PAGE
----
But human happiness does not function in sweeping strokes because we do not live in broad summations- we are stuck in the tiny unglamorous folds of the fabric of life, and that is where our happiness is determined. So, if we want to ensure a happy marriage, we need to think small- we need to have a microscopic view at marriage and see that it is built not out of anything poetic, but out of thousands of mundane Thursdays.
Marriage is not the honeymoon in the Maldives- it is day five of vacation #36 that you take together. It’s also not about celebrating the closing of the deal on the first house- it is having dinner together in that house for the 3,674th time. And it’s certainly not Valentine’s Day.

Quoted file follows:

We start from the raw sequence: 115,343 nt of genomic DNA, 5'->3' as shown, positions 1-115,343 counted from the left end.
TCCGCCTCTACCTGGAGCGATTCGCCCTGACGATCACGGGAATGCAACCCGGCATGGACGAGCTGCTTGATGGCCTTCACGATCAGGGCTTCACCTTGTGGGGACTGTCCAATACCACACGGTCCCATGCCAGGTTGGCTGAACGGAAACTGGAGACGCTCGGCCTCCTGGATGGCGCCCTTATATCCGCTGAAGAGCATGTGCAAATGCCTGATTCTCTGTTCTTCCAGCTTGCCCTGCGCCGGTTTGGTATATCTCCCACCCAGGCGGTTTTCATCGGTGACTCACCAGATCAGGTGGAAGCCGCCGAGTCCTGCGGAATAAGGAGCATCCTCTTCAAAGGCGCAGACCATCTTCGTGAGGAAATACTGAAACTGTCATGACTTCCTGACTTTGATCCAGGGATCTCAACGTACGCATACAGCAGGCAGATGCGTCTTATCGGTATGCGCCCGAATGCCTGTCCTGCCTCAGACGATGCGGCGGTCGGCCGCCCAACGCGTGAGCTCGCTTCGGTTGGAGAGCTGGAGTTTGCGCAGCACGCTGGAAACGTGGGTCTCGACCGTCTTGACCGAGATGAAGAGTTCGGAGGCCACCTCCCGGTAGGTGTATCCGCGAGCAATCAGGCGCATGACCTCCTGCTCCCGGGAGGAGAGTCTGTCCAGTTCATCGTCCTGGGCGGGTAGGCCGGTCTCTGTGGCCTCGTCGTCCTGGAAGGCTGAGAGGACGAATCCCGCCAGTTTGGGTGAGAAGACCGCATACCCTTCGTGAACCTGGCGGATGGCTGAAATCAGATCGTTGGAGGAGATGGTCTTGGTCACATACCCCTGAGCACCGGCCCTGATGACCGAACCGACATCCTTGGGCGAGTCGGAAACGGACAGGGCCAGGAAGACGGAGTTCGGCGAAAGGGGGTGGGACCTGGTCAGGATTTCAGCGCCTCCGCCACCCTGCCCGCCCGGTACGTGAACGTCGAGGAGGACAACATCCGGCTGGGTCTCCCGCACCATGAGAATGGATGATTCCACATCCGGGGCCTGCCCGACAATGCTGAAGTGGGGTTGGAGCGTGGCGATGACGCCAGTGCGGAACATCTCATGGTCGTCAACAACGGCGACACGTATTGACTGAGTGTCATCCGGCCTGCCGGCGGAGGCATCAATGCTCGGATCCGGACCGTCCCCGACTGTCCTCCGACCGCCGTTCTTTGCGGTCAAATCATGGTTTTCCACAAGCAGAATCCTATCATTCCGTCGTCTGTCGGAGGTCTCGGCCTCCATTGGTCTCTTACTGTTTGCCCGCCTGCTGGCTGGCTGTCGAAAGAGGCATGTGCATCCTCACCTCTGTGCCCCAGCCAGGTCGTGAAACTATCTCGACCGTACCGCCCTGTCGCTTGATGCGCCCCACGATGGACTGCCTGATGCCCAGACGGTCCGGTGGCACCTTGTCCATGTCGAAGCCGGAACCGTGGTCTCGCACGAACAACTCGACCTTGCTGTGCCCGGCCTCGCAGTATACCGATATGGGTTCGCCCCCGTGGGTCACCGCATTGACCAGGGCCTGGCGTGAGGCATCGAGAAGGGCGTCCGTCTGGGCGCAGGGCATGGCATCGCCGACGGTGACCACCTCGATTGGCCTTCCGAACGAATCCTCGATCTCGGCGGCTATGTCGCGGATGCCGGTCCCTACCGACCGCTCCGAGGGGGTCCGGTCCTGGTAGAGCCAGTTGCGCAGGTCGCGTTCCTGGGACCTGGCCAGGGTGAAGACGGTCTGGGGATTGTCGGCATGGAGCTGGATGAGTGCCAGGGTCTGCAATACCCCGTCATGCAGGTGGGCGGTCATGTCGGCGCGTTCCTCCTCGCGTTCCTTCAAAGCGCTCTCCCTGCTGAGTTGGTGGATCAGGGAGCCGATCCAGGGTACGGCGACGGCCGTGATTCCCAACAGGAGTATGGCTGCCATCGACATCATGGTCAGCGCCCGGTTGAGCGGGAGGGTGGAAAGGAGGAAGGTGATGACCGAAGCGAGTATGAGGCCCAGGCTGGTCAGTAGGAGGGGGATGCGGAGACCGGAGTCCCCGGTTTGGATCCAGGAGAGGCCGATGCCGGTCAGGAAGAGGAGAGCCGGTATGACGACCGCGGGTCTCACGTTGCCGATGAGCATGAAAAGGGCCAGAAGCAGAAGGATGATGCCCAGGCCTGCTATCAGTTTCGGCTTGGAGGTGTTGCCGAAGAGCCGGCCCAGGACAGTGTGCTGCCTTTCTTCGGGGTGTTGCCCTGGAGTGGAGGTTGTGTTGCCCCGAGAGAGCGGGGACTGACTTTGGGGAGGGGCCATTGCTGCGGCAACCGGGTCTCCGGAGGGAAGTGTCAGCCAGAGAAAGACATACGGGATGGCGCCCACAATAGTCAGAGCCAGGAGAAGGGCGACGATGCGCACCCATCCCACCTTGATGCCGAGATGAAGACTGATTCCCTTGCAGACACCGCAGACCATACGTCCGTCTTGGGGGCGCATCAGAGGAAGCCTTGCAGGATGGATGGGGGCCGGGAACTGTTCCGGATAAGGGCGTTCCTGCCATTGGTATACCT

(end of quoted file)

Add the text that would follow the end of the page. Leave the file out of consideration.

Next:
Marriage is forgettable Thursdays. Together.
Of course, love is a key ingredient in a happy marriage; the butterfly feelings, the kisses in the rain and twice-a-day sex are inevitable parts of a relationship, but more than that it is about trying to figure out the best way to make forgettable Thursdays as happy as possible. To endure some 20,000 days with another human being and do so happily, is what keeps the marriage afloat.
The selection of a life partner is profoundly personal, intensely complicated, and a diverse process for everyone. Thus, it is absolutely impossible to understand the needs of a person from the outside, in spite of how well you know someone. At times, it can happen that factors like society (and parents, and friends) influence you to break up with a person whom you believed would have been the right life partner because of external disapproval or it could be the other way around- where everyone is thrilled about your relationship because it looks great from the outside, though it may not actually, be that great from the inside.